Tesmer said he, like everyone, has his own opinions and biases, but he relies on his team when it comes to complying with the law.

“I assure you that personal opinions are set aside here and now,” he replied. “This issue, this he hopes that no one issue will define the entire role of the chief medical officer.”

Senators Merv Ripe of Ralston, Senator Beau Ballard of Lincoln and Jenn Day of Omaha pointed to other tasks chief medical officers must face, pointing out the need to move to care. He sought advice on expanding access to HIV, responding to sexually transmitted infections in Douglas County, and providing guidance on health care. Physician involved in abortion.

Rules and regulations process

Julia Keown, a registered nurse, testified that she supported Tesmer’s nomination.

“I have the utmost confidence in Dr. Tesmer’s ability to uphold his medical oath and adhere to the American national code of what constitutes best medical practice,” Keown said.

These practices have already been advocated by multiple medical associations and societies, including specific guides from the Endocrine Society.

Endocrine Treatment of Gender Dysphoric/Gender Mismatched Persons: The Endocrine Society clinical practice guidelines are “interestingly very similar” to the LB 574 amendments drafted by Waltz and John Kavanaugh, Keown added.

Based on norms and his own professional experience, Keown said it would be natural for Tesmer and other chief medical officers to adopt these already-formulated policies. Some opponents fear Tesmer will use his powers to enforce a blanket ban on blockers and hormones.

“You are at the epicenter of everything”

During the multi-line questioning, Mr. Kavanaugh and Mr. Tesmer interrupted each other.

Kavanaugh told Tesmer that LB 574 will define the 2023 session. She was one of the main voices against the bill, which included a three-month filibuster on nearly every bill.

Kavanaugh and Day also said Tesmer was involved in passing LB574 when he served as chairman of the state board of health from early 2022 until a week before becoming acting CMO on March 27. criticized.

On March 20, the committee released a statement supporting LB 574 in its entirety, outlawing puberty blockers and hormone therapy in addition to puberty blockers.

Tesmer claimed he had no knowledge of the statement until it was announced and voted on at a meeting on the afternoon of March 20. He said the statement was derived from that morning’s subcommittee meeting.

State Senator Kathleen Cowse of Omaha, who introduced LB 574, coordinated with some board members to prepare a statement before the bill was debated on the floor, according to a public records request. Became. The request did not disclose any written correspondence by email or text message with Tesmer prior to the board’s final vote.

Hansen said it’s not uncommon for state health boards to issue statements related to legislation.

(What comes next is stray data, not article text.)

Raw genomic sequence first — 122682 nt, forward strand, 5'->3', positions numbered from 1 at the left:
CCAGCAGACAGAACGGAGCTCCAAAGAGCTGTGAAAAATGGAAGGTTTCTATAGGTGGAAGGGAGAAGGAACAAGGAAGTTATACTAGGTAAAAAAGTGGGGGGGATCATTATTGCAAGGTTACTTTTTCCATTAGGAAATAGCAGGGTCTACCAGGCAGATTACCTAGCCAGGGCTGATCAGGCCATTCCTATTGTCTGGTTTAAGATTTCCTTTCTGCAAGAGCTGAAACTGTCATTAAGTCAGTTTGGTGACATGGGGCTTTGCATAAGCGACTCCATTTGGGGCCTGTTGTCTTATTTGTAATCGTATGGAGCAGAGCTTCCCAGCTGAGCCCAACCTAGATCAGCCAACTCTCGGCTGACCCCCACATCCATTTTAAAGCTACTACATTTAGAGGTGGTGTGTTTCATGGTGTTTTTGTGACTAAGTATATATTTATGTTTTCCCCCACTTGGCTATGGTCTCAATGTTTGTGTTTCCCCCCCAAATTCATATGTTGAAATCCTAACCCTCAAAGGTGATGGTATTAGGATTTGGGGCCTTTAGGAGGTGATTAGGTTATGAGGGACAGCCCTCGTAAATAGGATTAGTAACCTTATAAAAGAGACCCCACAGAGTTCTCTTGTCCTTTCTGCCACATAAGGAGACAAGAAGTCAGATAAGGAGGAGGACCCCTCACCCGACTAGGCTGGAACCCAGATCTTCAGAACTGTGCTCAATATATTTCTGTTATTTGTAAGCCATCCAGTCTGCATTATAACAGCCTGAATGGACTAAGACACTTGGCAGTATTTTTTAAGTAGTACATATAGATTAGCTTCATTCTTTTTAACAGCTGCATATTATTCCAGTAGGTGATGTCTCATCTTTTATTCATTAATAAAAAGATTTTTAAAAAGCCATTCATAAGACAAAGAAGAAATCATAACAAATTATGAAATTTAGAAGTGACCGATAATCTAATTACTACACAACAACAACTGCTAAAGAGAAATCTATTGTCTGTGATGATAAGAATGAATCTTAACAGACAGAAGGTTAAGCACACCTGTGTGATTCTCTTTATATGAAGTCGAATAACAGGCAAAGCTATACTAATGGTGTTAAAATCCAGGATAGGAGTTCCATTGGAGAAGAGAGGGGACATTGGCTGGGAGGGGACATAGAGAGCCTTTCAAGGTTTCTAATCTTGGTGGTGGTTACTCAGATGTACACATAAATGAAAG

But Day said Tesmer’s ignorance of the statement as chairman of the board called into question his leadership.

“You used your position of power to make this a definitive issue, and now you are in another position of power whose mission is this,” Kavanaugh told Tesmer. “So you are at the epicenter of all this.”

“Okay, if that’s how you characterize the role, I’m happy to be the epicenter of this role,” Tesmer replied. “If that is the definition of this CMO role, then I am happy to do so.”

Tesmer said he supported the statement because he was against transitional surgery for minors and signed the bill because it had “irreversible” language. However, there is one mention against both “irreversible surgical and hormonal manipulation of minors for the purpose of gender reassignment.”

The minutes of the March 20 meeting show that Tesmer tried to remove the language from the final draft and ultimately supported it.

“Author of Your Own Destruction”

At a closed-door meeting just before the 4-2 vote to accelerate Tesmer’s appointment, Mr. Day expressed concern that Mr. Tesmer would bias future jobs.

Lipe said he puts the emphasis first on character and says he’s heard from Lincoln-based doctors that Tesmer has a good personality.

Looking at Mr. Waltz’s gaze, Mr. Kavanaugh commented: … These four gentlemen of hers don’t care,” she said, referring to her four male colleagues who would vote to support Tesmer and her LB 574.

Hansen said the characterization was not fair. He said there is a difference between compassion and disagreement.

As Hansen and Kavanaugh argued, state senator Brian Hardin of Goering, the commission’s vice chairman, leaned forward to speak.

“You’re the one who ruined yourself,” he told Kavanaugh.

Hansen, Hardin, Ballard and Ripe supported Tezumer, while Kavanaugh and Day voted against. Waltz attended rather than voted.

Hansen said the entire parliament will consider Tesmer’s appointment next week.

Source link

Leave a Reply

Your email address will not be published. Required fields are marked *